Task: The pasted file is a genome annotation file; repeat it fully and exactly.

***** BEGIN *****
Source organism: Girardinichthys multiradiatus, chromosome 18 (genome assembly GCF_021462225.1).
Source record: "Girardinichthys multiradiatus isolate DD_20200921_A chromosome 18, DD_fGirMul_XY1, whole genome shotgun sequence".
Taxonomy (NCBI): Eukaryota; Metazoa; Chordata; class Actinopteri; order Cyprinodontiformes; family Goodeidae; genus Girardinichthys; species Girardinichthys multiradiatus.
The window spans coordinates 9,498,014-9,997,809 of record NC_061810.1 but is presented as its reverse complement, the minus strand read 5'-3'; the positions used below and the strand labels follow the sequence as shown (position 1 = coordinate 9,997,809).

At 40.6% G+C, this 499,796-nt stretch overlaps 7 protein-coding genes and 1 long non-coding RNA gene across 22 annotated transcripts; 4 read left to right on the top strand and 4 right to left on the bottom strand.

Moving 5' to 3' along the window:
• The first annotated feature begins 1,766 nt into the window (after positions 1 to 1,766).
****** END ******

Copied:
Source organism: Girardinichthys multiradiatus, chromosome 18 (genome assembly GCF_021462225.1).
Source record: "Girardinichthys multiradiatus isolate DD_20200921_A chromosome 18, DD_fGirMul_XY1, whole genome shotgun sequence".
Taxonomy (NCBI): Eukaryota; Metazoa; Chordata; class Actinopteri; order Cyprinodontiformes; family Goodeidae; genus Girardinichthys; species Girardinichthys multiradiatus.
The window spans coordinates 9,498,014-9,997,809 of record NC_061810.1 but is presented as its reverse complement, the minus strand read 5'-3'; the positions used below and the strand labels follow the sequence as shown (position 1 = coordinate 9,997,809).

At 40.6% G+C, this 499,796-nt stretch overlaps 7 protein-coding genes and 1 long non-coding RNA gene across 22 annotated transcripts; 4 read left to right on the top strand and 4 right to left on the bottom strand.

Moving 5' to 3' along the window:
• The first annotated feature begins 1,766 nt into the window (after positions 1 to 1,766).